Pinxo & More!

When arriving in San Sebastián, all I could think about were the beautiful beaches and the culture we get to be a part of each & every day for 3 weeks. From the excitement our professor showed us, to the positive comments I have heard from students that already went, I was nothing but thrilled and could not stop counting down the days until July 28th. Yes, I was super excited about the beaches, but I also had some nerve in me, because I grew up eating typical American food, from pasta with plain sauce, to hamburgers and chicken fingers. I never really enjoyed “extravagant” meals that had more than four ingredients in them. To me, they just look intimidating.

I have always classified myself as a picky eater, but the biggest advice past groups have given me was to try everything you are offered, even if it looks disgusting, and never say no. When I heard this advice, I thought I would not take it, and continue to eat the simplest things I could get on the menu. On a positive note, Julian made us go out of our comfort zone and took us all on a pinxo tour throughout the city of San Sebastián.

What better way to immerse yourself in the Basque culture then to travel the streets of San Sebastián, stopping at over six restaurants, with five of your classmates and your professor while enjoying a diverse and delicious variation  of pintxos. Pintxos, small bite-size culinary jewels are not only an order of food, but they give a new purpose for life and meaning in this incredible town.

Our first stop of the tour was a perfect and delicious leeway into the rest, since our first dish was tortilla with potatoes. Tortilla is one of the most famous dishes in this city but is also one of the simplest. They cook the eggs super runny, which we’re not allowed to make because of the FDA in America, and mix it with potatoes, looking like a potato fried pizza. Surprisingly, this is the one dinner dish I HAVE heard of before coming to Spain, since my family has enjoyed it for dinner several times before! After this simple dish, the next two hours were only complicated and diverse tastes.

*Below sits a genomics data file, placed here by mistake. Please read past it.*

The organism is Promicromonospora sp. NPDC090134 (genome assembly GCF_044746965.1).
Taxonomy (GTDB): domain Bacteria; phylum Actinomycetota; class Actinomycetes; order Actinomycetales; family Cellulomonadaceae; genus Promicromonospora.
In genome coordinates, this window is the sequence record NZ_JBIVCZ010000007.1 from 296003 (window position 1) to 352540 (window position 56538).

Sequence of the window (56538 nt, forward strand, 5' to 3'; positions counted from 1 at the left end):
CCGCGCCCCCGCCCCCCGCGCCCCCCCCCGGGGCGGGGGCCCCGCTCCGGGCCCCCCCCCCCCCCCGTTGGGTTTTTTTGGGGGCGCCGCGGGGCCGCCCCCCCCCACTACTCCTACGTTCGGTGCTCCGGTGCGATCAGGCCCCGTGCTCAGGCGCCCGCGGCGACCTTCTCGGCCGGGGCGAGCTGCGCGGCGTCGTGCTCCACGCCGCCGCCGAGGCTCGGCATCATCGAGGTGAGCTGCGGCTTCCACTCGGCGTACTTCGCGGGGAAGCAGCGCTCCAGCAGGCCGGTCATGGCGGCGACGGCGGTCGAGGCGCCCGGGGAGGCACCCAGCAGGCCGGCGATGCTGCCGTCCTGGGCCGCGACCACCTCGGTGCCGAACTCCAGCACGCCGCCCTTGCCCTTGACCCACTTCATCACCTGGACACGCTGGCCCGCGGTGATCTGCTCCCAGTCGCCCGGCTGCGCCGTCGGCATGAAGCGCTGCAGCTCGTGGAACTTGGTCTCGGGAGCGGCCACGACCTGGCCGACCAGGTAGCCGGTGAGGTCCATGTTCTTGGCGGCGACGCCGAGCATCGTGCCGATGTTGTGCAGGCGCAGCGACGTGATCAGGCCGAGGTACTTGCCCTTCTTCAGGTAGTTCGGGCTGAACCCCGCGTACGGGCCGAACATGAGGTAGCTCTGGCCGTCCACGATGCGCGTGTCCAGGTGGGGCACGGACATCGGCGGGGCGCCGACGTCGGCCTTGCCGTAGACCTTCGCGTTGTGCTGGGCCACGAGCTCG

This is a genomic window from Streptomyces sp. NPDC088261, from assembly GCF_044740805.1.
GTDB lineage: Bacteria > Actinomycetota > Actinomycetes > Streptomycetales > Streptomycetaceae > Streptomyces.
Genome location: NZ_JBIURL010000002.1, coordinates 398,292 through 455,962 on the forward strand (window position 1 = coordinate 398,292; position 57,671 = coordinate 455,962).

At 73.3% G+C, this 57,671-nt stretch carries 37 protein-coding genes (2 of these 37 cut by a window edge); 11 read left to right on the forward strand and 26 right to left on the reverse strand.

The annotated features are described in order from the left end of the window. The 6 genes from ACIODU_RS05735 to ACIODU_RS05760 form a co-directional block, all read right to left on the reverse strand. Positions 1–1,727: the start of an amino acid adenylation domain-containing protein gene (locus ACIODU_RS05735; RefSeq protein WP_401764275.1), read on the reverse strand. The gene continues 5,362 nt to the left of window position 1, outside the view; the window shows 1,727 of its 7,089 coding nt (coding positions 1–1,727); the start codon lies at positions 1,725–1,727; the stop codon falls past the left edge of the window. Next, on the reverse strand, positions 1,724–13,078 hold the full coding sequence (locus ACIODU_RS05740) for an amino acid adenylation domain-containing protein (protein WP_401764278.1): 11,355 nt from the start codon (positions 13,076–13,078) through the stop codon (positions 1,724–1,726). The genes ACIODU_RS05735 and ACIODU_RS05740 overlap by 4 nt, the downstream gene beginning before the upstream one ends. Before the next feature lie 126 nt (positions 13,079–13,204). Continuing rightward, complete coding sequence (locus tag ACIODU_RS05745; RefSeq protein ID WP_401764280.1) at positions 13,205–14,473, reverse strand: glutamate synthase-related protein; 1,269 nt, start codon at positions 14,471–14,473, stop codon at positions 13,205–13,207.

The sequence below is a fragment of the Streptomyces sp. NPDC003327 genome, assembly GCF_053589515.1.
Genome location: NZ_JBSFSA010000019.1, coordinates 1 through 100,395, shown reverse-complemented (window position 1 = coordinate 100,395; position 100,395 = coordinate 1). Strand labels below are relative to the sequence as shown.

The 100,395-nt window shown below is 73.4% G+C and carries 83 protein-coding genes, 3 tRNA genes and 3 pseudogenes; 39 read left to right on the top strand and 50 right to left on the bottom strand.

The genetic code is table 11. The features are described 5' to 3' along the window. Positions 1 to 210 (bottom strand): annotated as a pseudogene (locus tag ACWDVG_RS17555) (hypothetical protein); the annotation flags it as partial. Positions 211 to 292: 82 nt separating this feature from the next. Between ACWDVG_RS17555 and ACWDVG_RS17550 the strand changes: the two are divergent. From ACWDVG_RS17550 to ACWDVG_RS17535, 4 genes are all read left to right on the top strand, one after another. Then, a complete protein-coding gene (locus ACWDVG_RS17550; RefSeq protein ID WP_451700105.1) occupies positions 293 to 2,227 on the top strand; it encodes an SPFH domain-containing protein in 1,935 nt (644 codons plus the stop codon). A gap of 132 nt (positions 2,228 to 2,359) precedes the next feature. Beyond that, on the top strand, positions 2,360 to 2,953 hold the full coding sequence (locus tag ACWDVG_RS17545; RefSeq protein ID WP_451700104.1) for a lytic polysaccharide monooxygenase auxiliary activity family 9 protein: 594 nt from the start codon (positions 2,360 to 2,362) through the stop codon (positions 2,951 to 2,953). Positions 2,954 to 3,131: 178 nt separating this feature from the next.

Our next stop consisted of food I have never heard of and tastes I thought I would never acquire. We enjoyed beef cheek wrapped in red pepper, ox tail, and the most diverse of them all, foie gras. Foie Gras is goose liver. When hearing this before I ate it, I was extremely intimidated and nearly refused to try it, but then remembered “never say no”. And what do you know after that? I actually enjoyed this weird food and wanted more. I never thought I would try the cheek of an animal or a liver of a bird walking around the streets, but I did it, and I could not be happier that I did!

Amongst these two hours of taste testing, not only did we experiment with new foods, but we got the chance to really learn about the culture of Spain and the Basque Country, and the reasons behind the love for food in this amazing city. Unlike America, food is not just a meal that is three times a day at the same time and with the same people in the same places. In San Sebastian, food is how people express themselves, how everyone in the city gets to know each other while creating relationships with servers and bartenders, meeting up with friends on an extended lunch break, how people step out of their comfort zones and create new challenges for themselves that they would not be able to experience anywhere else.


One part of the culture that amazed me was that a mess on the floor of a restaurant meant that you are complimenting their food and their restaurant. At first it was weird to me that you could not give a restaurant better reviews than throwing your leftover napkins on the floor, but after experiencing it, I am now amazed. I think it is such a unique culture they have here, and that is one part about Spain I will not forget, because it is different than any other place I have ever been. Another thing that surprised me was their honor system with payment at restaurants/bars. This system proves how sincere and respectful this city is, because the workers trust the diners to pay what they ate without keeping a tab, unlike America. I thought this was so cool and unique because in restaurants in America, we would never trust the diners to pay by the honor system. That is just not how Americans behave because we would take complete advantage of the system. This is why it amazes me that a culture respects each other enough and shows how nice and welcoming this city and country is!


Even though we have only been here for less than a week, I will forever be grateful that I took the leap of faith to come to a different country with ten other students who I never met before, because this city has brought us so close together and gives the feeling that we have known each other for a while! We have been lead by the amazing Julian, our own Basque tour guide and teacher. Not only does this place already feel like a second home, but being able to immerse in the culture of the Spanish food makes me grateful for all these experiences and makes me thankful.